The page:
You’ve mentioned in other interviews that it’s fairly common for families not to talk about traumatic events. Why do you think so many families prefer to live in silence rather than address difficult topics or voice their feelings?

Oh, because it’s difficult. And because we live in a culture that constantly emphasizes moving on and doesn’t have as clear language to talk about the ways in which the past inevitably stays with us. We can’t even talk well about our past as a country.

Our culture continues to be fascinated with crime stories. How do you think listeners and readers can find the balance between learning about crime and glamorizing it?

I thought about this a lot while writing The Fact of a Body, because, of course, these tragic events concern real people. I knew I had to write directly about Jeremy Guillory’s death, yet I desperately didn’t want to sensationalize it. That’s why I put the murder up front—I didn’t want to use it as a source of suspense. It was important to me to keep the suspense on everything the narrator was doing afterward with these events, on why she was telling the story.

You have a beautiful writing style and narrative voice. What authors have been some of your literary influences? Do you have any new favorite authors that you’ve just discovered this year?

Thank you! I read widely in fiction, nonfiction, and poetry, mostly as a way of feeding my soul, but also with the hope of expanding what my subconscious sees as possible in writing. A few perennial favorites that I see the influence of: everything by Michael Ondaatje, the novel Let the Great World Spin by Colum McCann, the novel The Archivists by Martha Cooley (which contains this line that, in retrospect, I think influenced me profoundly: “With a little effort, anything can be shown to connect with anything else: existence is infinitely cross-referenced.”), the memoir Shot in the Heart by Mikhal Gilmore, Jo Ann Beard’s essay “The Fourth State of Matter,” Truman Capote’s In Cold Blood (of course), the poetry of Adam Zagajewski. But for books encountered in the past year, nothing beats Angie Thomas’s The Hate U Give.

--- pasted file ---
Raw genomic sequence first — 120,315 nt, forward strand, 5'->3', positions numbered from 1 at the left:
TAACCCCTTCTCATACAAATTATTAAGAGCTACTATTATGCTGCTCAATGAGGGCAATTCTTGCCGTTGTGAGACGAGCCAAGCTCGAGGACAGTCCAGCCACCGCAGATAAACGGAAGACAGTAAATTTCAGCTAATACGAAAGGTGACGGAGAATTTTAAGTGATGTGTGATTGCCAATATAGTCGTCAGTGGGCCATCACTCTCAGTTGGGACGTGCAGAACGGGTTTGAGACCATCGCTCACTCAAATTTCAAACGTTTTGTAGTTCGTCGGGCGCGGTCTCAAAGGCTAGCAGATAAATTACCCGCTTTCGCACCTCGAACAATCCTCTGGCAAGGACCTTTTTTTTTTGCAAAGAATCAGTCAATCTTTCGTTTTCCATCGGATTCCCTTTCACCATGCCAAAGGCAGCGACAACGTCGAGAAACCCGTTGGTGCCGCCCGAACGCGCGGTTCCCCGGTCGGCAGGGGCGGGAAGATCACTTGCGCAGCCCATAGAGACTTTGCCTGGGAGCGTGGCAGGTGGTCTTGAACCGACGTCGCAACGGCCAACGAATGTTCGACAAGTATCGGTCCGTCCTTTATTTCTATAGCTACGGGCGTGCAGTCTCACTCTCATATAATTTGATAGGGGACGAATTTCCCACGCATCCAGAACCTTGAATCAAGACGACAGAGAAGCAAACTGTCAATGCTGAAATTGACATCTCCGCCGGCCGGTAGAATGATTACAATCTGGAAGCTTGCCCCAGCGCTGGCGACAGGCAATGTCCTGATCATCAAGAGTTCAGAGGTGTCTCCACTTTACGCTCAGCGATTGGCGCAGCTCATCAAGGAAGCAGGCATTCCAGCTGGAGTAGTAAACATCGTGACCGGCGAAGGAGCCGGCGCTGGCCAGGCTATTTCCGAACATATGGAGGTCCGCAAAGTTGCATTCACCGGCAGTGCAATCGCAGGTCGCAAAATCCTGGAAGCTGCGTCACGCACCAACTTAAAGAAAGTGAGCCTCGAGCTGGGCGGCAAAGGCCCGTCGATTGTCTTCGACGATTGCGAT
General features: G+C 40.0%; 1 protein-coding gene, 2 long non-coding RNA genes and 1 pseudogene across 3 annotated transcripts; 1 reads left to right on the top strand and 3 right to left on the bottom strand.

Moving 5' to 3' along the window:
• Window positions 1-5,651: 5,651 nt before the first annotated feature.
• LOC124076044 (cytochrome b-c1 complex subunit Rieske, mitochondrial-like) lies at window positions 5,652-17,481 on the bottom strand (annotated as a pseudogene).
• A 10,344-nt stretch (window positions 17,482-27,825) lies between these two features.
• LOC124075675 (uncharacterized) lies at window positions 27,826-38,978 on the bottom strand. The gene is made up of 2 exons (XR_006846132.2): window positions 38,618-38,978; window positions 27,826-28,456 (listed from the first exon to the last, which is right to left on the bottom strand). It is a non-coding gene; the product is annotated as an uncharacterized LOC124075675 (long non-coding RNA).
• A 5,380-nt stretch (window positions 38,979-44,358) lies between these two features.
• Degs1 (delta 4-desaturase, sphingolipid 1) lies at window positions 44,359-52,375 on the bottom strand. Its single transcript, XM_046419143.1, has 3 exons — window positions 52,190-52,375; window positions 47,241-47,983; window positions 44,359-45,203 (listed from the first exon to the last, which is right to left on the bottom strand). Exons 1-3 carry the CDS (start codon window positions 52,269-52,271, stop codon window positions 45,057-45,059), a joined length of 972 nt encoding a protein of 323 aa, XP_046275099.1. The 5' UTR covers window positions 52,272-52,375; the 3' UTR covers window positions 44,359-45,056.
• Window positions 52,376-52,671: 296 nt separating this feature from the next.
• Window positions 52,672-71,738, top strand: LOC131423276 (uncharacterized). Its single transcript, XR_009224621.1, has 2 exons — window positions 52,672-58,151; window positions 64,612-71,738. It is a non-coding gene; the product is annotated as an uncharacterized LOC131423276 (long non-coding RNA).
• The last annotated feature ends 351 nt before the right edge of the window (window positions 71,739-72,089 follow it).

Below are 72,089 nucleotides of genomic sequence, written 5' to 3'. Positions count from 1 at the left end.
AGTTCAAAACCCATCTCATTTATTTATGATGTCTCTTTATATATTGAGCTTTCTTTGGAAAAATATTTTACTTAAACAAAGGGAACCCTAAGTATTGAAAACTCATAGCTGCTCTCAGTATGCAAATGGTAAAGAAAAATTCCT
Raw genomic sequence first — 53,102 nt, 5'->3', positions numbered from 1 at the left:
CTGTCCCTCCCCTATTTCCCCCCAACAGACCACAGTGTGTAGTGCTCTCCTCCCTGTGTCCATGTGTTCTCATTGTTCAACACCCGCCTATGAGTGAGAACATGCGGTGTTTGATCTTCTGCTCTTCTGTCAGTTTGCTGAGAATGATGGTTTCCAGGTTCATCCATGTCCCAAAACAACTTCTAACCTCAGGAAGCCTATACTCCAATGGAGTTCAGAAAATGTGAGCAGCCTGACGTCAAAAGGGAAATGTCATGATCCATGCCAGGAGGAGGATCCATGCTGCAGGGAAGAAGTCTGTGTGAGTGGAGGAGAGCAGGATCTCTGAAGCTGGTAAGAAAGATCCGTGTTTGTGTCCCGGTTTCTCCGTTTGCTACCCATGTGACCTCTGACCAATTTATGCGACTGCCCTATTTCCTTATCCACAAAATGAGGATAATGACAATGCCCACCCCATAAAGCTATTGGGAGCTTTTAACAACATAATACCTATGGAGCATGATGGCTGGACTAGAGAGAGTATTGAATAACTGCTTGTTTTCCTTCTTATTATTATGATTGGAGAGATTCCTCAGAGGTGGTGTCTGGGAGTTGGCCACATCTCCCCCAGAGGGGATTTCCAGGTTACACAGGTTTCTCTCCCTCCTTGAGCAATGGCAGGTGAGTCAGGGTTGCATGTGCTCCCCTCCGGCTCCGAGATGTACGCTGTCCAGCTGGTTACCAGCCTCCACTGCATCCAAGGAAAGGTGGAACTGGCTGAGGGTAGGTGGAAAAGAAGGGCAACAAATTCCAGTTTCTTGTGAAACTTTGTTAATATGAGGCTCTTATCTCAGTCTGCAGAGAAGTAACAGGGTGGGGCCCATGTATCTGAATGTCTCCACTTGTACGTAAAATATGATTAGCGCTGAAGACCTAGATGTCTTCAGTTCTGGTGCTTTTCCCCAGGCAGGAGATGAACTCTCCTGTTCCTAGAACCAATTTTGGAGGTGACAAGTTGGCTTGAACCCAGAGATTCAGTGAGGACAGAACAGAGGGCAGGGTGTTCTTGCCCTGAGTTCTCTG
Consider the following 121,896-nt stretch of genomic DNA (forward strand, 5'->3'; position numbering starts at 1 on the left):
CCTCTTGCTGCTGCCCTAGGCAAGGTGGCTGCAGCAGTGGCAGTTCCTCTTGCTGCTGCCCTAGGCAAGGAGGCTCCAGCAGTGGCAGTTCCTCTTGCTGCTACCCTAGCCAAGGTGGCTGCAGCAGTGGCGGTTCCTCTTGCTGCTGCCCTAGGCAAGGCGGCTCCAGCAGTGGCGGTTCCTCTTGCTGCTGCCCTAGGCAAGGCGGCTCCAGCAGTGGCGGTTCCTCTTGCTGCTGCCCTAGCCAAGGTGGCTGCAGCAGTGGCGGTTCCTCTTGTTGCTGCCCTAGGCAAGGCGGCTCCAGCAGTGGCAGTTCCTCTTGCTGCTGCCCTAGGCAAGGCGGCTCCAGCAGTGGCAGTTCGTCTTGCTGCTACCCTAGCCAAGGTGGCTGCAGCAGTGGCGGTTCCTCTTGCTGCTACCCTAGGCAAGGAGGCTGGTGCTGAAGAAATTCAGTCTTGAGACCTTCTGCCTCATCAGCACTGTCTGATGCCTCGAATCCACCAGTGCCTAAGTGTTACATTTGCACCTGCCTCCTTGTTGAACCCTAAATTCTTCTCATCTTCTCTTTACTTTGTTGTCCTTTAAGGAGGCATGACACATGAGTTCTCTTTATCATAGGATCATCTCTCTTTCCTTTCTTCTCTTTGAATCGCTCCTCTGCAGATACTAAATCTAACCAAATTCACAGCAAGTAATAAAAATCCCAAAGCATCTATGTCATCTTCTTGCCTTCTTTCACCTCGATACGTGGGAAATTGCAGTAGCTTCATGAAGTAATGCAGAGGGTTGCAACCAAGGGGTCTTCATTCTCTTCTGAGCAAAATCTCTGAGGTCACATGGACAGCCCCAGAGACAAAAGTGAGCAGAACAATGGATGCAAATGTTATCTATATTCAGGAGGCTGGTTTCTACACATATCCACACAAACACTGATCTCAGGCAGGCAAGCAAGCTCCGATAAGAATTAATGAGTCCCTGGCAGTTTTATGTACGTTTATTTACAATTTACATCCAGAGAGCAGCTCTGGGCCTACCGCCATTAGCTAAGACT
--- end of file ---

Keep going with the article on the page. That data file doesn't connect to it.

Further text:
Now that The Fact of a Body is out in the world, do you have any other projects lined up?

I’m working on a project in Cambodia! That’s all I’m ready to say about it now. But I’m not done with the theme of how we make stories out of the past.

Photo Credit: Nina Stubin

Photo Credit: Nina Stubin


A 2014 National Endowment for the Arts fellow, Alexandria has received a Rona Jaffe Award and has twice been a fellow at both MacDowell and Yaddo. Her essays appear in the New York TimesOxford American, and the anthologies TRUE CRIME and WAVEFORM: Twenty-first Century Essays by Women, as well as many other publications.  Her first book,The Fact of a Body, was met with wide acclaim upon its publication, from Entertainment WeeklyThe New York Times, and Buzzfeed among others. She received her JD from Harvard, her MFA at Emerson College, and her BA from Columbia University. She now lives in Boston, where she teaches at Grub Street and in the graduate public policy program at Harvard’s Kennedy School of Government.